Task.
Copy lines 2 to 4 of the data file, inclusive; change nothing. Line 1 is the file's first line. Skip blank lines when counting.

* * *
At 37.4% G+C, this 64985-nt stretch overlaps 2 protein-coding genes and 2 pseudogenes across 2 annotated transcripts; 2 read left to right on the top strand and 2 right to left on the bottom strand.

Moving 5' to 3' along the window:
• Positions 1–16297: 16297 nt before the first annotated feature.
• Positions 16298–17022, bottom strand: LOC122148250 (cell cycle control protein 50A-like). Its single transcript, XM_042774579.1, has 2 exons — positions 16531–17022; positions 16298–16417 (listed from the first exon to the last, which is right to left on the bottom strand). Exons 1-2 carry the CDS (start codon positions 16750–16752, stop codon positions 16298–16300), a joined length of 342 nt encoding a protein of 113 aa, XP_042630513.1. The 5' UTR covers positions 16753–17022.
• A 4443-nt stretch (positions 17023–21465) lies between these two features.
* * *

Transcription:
Moving 5' to 3' along the window:
• Positions 1–16297: 16297 nt before the first annotated feature.
• Positions 16298–17022, bottom strand: LOC122148250 (cell cycle control protein 50A-like). Its single transcript, XM_042774579.1, has 2 exons — positions 16531–17022; positions 16298–16417 (listed from the first exon to the last, which is right to left on the bottom strand). Exons 1-2 carry the CDS (start codon positions 16750–16752, stop codon positions 16298–16300), a joined length of 342 nt encoding a protein of 113 aa, XP_042630513.1. The 5' UTR covers positions 16753–17022.